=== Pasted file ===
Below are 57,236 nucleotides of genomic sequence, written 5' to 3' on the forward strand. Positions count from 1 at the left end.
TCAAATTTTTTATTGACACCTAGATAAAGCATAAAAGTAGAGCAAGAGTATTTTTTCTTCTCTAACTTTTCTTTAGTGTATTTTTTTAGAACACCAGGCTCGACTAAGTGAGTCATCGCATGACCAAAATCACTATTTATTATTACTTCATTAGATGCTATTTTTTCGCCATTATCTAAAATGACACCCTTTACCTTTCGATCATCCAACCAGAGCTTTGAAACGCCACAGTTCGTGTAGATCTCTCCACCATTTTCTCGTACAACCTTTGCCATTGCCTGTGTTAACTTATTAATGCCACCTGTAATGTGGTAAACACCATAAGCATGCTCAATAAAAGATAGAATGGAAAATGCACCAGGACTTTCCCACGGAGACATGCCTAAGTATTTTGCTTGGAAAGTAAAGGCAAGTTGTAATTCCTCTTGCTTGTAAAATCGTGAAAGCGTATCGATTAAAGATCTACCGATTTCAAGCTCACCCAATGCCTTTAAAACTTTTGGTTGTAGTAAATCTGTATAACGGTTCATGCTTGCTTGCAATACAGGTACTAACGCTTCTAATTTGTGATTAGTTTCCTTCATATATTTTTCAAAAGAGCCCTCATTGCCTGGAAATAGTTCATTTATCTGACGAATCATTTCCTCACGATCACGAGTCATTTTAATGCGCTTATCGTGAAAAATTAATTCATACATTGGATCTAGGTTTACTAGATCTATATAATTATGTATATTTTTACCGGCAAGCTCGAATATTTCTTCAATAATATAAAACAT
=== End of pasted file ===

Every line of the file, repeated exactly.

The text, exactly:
Below are 57,236 nucleotides of genomic sequence, written 5' to 3' on the forward strand. Positions count from 1 at the left end.
TCAAATTTTTTATTGACACCTAGATAAAGCATAAAAGTAGAGCAAGAGTATTTTTTCTTCTCTAACTTTTCTTTAGTGTATTTTTTTAGAACACCAGGCTCGACTAAGTGAGTCATCGCATGACCAAAATCACTATTTATTATTACTTCATTAGATGCTATTTTTTCGCCATTATCTAAAATGACACCCTTTACCTTTCGATCATCCAACCAGAGCTTTGAAACGCCACAGTTCGTGTAGATCTCTCCACCATTTTCTCGTACAACCTTTGCCATTGCCTGTGTTAACTTATTAATGCCACCTGTAATGTGGTAAACACCATAAGCATGCTCAATAAAAGATAGAATGGAAAATGCACCAGGACTTTCCCACGGAGACATGCCTAAGTATTTTGCTTGGAAAGTAAAGGCAAGTTGTAATTCCTCTTGCTTGTAAAATCGTGAAAGCGTATCGATTAAAGATCTACCGATTTCAAGCTCACCCAATGCCTTTAAAACTTTTGGTTGTAGTAAATCTGTATAACGGTTCATGCTTGCTTGCAATACAGGTACTAACGCTTCTAATTTGTGATTAGTTTCCTTCATATATTTTTCAAAAGAGCCCTCATTGCCTGGAAATAGTTCATTTATCTGACGAATCATTTCCTCACGATCACGAGTCATTTTAATGCGCTTATCGTGAAAAATTAATTCATACATTGGATCTAGGTTTACTAGATCTATATAATTATGTATATTTTTACCGGCAAGCTCGAATATTTCTTCAATAATATAAAACAT